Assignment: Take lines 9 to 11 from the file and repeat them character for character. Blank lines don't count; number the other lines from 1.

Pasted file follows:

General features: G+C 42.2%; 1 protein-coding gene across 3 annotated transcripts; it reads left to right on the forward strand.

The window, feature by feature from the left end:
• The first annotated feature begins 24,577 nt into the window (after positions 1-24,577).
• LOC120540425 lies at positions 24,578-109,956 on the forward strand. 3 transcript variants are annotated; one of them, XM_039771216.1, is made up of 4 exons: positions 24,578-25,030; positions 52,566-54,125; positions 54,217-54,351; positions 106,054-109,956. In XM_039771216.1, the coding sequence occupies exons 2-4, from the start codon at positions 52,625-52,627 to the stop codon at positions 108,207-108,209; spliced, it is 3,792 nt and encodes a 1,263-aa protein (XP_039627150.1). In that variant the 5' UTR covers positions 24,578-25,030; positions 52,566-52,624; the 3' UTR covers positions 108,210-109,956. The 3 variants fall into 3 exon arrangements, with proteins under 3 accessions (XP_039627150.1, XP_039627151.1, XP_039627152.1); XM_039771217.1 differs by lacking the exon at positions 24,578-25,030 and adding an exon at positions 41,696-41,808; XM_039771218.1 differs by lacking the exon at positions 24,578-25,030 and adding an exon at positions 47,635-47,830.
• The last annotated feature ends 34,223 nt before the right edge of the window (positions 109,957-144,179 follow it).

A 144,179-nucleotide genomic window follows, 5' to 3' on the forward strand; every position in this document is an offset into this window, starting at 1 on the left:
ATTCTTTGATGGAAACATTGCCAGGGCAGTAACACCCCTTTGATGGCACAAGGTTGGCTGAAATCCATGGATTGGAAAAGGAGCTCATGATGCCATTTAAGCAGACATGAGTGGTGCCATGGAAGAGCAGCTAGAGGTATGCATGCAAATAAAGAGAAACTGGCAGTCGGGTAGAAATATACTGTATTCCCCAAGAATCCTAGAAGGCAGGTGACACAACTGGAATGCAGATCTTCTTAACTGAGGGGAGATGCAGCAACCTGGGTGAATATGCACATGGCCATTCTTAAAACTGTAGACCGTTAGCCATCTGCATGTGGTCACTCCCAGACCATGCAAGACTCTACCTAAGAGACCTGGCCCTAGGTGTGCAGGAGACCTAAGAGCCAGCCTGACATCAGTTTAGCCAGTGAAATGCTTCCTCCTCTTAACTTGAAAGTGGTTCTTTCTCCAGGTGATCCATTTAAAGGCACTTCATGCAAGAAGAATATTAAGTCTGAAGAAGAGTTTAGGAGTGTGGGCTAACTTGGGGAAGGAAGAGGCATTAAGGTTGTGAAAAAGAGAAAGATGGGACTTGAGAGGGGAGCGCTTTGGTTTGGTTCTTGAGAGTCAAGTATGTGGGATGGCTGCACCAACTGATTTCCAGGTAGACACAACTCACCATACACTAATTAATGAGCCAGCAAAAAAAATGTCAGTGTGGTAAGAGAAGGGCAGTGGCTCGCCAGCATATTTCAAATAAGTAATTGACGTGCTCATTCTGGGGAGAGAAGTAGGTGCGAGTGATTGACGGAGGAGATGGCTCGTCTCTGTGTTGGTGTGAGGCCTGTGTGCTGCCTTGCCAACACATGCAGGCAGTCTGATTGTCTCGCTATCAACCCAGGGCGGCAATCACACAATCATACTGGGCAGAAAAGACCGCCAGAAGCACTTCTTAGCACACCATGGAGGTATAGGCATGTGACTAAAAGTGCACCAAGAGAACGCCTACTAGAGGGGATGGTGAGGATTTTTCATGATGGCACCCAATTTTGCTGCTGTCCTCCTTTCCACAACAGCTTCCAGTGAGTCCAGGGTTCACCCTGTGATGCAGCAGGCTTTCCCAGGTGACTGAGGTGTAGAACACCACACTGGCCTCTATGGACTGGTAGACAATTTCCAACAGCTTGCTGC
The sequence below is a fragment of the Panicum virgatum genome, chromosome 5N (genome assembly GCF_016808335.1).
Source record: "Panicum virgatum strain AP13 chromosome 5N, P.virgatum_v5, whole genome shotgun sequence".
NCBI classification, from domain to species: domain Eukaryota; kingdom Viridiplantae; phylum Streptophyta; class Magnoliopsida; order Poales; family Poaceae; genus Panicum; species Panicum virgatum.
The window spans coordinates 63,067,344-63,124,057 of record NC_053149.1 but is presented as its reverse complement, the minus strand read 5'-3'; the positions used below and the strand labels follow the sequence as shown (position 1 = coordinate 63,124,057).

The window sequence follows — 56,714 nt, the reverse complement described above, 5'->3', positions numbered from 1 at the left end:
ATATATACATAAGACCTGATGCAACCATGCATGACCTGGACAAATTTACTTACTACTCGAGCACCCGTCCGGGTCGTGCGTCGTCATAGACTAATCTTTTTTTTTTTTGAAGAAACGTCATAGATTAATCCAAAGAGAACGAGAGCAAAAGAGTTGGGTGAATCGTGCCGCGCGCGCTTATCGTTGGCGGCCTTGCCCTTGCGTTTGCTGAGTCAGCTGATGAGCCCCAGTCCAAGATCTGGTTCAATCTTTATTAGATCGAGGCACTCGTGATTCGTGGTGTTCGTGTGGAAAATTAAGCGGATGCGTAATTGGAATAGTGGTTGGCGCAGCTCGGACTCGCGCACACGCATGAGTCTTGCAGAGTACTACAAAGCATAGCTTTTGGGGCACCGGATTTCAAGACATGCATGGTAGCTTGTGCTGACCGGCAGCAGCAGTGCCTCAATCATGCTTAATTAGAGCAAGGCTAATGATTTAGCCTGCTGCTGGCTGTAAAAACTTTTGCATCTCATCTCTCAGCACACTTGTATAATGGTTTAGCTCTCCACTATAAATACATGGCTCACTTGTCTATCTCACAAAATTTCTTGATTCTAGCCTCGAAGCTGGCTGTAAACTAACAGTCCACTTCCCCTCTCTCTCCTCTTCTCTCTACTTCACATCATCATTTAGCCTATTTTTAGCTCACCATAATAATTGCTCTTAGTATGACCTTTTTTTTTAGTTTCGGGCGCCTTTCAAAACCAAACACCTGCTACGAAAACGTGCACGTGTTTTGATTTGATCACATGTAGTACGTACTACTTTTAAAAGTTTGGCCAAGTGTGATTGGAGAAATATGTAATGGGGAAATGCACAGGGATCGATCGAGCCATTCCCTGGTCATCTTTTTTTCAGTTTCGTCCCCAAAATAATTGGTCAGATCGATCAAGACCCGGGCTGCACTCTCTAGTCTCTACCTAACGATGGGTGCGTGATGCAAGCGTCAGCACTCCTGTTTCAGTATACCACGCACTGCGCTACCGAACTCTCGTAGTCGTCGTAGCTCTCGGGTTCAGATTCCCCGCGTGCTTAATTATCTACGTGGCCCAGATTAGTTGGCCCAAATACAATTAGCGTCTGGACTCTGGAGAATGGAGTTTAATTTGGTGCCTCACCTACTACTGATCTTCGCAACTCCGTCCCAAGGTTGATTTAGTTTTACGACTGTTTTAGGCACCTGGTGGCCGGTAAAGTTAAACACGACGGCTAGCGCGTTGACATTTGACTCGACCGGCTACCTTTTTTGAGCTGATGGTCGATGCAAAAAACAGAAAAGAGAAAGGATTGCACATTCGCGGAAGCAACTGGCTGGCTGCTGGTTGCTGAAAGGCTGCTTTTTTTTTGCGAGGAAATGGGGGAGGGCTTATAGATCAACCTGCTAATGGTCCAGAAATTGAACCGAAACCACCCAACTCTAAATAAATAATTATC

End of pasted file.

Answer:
Source record: "Panicum virgatum strain AP13 chromosome 5N, P.virgatum_v5, whole genome shotgun sequence".
NCBI classification, from domain to species: domain Eukaryota; kingdom Viridiplantae; phylum Streptophyta; class Magnoliopsida; order Poales; family Poaceae; genus Panicum; species Panicum virgatum.
The window spans coordinates 63,067,344-63,124,057 of record NC_053149.1 but is presented as its reverse complement, the minus strand read 5'-3'; the positions used below and the strand labels follow the sequence as shown (position 1 = coordinate 63,124,057).